Saul Eslake is one of Australia’s best-known economists. He’s been following, analyzing and offering commentary and advice on the Australian and other economies for more than 40 years. He prepares a weekly Chart Pack covering developments in the global economy and financial markets, and in the Australian, New Zealand, Chinese and other Asian, US and European economies.
- Business Speakers
- Economy and Finance Speakers
- Political and International Affairs Speakers
- Thought Leaders
Testimonials for Saul Eslake
"Saul is an excellent presenter, once again exceptional"
Morgan & Banks
"Saul was an outstanding success with our clients. His presentations were truly impressive – being able to put recent events into perspective, explain why things have happened the way they have and give soundly based views on where things might go in the future.
During the day Saul presented three times to different groups, barely without drawing breath – an amazing effort !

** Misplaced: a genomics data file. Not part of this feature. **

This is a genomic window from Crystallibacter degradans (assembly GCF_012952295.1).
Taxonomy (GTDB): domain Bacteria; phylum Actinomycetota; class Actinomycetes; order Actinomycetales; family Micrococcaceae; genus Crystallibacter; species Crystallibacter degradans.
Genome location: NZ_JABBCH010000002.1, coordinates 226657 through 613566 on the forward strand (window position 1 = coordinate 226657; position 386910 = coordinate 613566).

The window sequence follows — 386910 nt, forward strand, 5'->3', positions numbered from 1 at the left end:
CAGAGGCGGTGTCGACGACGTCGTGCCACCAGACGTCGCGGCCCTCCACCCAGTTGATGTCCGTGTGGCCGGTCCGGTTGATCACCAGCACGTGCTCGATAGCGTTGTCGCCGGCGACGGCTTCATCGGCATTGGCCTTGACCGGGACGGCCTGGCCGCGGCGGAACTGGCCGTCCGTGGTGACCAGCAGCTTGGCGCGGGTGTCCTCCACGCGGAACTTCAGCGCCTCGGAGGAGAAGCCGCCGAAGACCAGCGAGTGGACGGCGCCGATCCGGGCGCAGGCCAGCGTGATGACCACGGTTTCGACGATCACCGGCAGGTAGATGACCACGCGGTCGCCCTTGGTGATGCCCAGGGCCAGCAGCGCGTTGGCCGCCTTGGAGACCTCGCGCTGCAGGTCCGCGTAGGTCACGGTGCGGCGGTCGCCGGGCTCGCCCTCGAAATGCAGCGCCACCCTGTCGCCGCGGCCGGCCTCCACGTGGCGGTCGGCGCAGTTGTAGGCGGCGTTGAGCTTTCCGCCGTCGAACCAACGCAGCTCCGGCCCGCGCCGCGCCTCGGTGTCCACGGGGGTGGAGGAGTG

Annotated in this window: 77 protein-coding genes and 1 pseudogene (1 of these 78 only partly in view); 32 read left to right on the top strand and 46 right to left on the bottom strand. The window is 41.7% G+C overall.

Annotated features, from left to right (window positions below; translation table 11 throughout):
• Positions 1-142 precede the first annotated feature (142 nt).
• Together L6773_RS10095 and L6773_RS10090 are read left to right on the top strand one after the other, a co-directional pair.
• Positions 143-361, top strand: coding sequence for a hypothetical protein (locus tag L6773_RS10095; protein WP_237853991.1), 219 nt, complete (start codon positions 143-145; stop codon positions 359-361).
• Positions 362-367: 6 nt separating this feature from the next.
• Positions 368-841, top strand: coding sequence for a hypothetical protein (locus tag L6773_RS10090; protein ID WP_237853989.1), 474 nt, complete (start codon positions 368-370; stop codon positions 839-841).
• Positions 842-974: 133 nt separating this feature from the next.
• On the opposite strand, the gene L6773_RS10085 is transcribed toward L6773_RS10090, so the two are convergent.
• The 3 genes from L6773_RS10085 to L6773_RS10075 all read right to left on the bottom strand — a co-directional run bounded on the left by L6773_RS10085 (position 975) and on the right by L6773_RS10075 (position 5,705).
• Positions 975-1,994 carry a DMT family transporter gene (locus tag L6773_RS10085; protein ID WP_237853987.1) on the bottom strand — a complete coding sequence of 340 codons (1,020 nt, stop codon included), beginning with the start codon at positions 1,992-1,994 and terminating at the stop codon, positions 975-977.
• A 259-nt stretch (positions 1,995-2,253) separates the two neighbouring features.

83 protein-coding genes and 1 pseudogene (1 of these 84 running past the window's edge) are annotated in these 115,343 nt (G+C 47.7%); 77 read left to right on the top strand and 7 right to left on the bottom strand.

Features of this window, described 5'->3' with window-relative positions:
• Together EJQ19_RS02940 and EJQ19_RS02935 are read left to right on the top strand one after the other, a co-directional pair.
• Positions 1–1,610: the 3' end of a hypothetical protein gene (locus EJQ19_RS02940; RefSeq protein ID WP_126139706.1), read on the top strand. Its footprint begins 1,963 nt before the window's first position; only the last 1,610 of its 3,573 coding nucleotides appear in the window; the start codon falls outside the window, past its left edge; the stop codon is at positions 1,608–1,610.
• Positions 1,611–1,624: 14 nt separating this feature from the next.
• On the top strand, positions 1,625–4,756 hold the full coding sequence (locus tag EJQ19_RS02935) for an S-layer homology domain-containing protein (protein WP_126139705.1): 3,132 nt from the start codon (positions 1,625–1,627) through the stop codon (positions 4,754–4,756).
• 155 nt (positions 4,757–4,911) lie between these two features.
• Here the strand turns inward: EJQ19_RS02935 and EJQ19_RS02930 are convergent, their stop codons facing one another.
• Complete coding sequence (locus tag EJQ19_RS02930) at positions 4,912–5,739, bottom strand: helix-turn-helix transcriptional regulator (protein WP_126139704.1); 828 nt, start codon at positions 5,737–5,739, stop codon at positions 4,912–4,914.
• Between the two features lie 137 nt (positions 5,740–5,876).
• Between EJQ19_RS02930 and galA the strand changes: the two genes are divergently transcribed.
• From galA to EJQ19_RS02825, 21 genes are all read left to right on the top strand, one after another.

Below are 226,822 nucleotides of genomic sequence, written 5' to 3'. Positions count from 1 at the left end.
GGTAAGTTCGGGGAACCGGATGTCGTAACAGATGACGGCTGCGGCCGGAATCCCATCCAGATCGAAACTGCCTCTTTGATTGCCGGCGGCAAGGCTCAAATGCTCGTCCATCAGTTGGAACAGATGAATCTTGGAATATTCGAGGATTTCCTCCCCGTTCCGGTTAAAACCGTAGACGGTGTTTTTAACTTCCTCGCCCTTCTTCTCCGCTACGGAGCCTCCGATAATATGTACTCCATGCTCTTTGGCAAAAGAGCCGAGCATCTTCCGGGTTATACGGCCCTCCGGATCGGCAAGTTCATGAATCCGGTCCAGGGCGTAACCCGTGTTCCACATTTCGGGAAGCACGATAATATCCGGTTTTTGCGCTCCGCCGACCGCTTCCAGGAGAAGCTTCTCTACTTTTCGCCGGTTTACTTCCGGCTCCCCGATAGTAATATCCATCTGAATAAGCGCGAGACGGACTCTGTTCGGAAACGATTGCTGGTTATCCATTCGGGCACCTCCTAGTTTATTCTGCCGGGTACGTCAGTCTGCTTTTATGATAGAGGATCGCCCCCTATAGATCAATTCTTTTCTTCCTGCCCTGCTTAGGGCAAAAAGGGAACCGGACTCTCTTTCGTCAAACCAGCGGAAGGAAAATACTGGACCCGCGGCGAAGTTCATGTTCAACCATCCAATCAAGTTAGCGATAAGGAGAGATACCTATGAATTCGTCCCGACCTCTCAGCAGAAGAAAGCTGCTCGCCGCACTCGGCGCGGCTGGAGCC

Saul was a delight to work with and was very accommodating with participating in three media interviews while in Adelaide – much appreciated. Having Saul involved with our annual Economic Update to our clients was a real plus for the William Buck brand."
"Your presentation at our annual dealer conference is recognized as a high point of each event and eagerly anticipated from year to year"
MD, Paccar Australia
"In my view you have been the pre-eminent macro-economist in Australia probably for the last decade"
Chief Economist, Telstra
"Your advice and commentary is highly respected within Herron Todd White and I can tell you that is definitely not the case for all other economists out there"
CEO, Herron Todd White
"I, and many others, think you are the top economist in Australia"
GM, Mortgages, ANZ
Fee Range: $5001 to $10000
Saul Eslake's Biography
Saul Eslake is one of Australia’s best-known economists. He’s been following, analyzing and offering commentary and advice on the Australian and other economies for more than 40 years.
Since 2015 Saul has been running his own independent economics advisory and consultancy service, Corinna Economic Advisory, from Hobart, Tasmania. He prepares a weekly Chart Pack covering developments in the global economy and financial markets, and in the Australian, New Zealand, Chinese and other Asian, US and European economies. The weekly Chart Pack also covers central bank and fiscal policy actions, and provides clients with a range of other analysis and commentary.